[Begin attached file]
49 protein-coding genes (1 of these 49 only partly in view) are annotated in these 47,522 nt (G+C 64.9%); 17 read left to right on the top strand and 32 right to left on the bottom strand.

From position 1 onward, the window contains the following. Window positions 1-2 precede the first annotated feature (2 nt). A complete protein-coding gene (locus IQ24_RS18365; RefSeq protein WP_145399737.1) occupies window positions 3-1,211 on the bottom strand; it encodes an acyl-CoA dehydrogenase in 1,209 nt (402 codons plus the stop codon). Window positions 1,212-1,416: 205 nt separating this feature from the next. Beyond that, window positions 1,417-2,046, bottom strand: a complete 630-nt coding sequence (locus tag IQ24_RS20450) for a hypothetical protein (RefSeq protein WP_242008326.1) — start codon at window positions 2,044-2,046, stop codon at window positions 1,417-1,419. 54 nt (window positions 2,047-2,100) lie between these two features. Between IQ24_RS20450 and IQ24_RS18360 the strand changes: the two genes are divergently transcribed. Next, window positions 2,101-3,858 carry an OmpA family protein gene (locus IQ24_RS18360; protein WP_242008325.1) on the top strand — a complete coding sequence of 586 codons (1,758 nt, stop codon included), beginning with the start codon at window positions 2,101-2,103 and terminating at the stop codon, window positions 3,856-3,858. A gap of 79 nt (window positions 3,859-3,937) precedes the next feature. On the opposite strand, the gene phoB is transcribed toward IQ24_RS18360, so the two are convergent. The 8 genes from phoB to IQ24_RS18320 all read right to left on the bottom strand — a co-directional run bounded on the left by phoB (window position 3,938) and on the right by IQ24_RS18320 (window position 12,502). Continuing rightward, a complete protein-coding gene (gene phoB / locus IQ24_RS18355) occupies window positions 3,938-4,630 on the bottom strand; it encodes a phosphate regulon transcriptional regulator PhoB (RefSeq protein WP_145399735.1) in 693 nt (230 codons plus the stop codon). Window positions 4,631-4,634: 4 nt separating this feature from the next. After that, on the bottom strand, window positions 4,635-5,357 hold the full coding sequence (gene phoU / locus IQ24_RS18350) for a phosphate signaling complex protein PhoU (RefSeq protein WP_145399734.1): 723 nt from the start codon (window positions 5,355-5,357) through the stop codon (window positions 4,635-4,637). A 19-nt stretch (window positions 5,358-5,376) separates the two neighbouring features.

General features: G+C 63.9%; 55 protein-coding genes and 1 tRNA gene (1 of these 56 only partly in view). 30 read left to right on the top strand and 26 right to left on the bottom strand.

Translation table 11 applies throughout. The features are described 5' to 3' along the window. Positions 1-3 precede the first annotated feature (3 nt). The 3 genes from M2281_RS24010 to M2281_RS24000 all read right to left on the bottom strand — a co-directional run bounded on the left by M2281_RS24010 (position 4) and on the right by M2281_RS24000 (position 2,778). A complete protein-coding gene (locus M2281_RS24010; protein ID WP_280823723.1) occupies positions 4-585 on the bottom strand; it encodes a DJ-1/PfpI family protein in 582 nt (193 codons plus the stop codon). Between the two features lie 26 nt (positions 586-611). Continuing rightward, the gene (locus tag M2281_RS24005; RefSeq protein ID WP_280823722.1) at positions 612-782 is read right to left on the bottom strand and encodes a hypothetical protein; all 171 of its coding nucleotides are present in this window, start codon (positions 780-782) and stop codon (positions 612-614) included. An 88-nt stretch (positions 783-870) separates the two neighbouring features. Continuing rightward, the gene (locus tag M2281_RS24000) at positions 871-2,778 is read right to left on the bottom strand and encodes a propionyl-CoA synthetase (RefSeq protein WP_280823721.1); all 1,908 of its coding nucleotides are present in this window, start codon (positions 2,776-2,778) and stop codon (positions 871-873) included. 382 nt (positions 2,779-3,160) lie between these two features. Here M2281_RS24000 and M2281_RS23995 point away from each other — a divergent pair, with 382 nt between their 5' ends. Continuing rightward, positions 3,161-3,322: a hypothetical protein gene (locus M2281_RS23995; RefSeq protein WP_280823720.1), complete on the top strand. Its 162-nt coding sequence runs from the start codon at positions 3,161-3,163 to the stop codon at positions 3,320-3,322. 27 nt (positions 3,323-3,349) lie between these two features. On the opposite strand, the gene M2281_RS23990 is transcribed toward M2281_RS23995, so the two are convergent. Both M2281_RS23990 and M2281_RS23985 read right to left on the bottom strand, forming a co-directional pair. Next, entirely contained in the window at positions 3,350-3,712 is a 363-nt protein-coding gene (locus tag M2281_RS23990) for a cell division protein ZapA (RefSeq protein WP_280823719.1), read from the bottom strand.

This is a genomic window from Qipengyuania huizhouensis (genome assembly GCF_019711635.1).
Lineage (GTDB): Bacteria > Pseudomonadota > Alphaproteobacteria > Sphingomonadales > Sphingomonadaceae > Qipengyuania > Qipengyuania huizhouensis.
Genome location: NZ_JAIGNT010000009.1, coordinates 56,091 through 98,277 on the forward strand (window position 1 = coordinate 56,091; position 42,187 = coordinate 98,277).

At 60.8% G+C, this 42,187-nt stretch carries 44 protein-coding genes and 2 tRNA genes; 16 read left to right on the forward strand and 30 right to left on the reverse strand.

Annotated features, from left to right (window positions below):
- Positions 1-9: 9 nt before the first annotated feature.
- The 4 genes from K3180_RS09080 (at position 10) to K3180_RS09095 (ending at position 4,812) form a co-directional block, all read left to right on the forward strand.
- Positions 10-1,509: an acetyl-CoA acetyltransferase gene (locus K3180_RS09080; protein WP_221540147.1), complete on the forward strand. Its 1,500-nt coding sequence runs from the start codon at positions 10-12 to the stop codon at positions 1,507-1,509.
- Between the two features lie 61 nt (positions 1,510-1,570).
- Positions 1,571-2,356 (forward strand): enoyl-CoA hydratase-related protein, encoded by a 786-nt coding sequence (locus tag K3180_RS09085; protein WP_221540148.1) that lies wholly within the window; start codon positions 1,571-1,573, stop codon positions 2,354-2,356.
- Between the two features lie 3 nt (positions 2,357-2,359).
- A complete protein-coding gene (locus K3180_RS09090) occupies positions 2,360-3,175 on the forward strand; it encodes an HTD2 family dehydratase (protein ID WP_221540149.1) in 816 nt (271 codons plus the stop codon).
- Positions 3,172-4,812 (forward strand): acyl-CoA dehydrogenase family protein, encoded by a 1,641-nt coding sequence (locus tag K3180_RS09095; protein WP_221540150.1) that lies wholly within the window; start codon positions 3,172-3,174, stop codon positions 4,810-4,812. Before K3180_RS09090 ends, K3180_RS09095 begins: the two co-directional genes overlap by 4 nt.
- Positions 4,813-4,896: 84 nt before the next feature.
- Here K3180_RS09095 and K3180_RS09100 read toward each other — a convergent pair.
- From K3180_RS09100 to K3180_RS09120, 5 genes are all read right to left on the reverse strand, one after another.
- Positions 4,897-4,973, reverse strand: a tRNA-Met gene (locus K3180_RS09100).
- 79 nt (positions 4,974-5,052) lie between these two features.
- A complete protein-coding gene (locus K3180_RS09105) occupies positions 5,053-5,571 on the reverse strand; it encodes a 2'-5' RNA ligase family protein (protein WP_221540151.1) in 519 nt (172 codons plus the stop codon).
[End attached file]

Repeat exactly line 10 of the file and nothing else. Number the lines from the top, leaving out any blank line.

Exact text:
- Positions 1-9: 9 nt before the first annotated feature.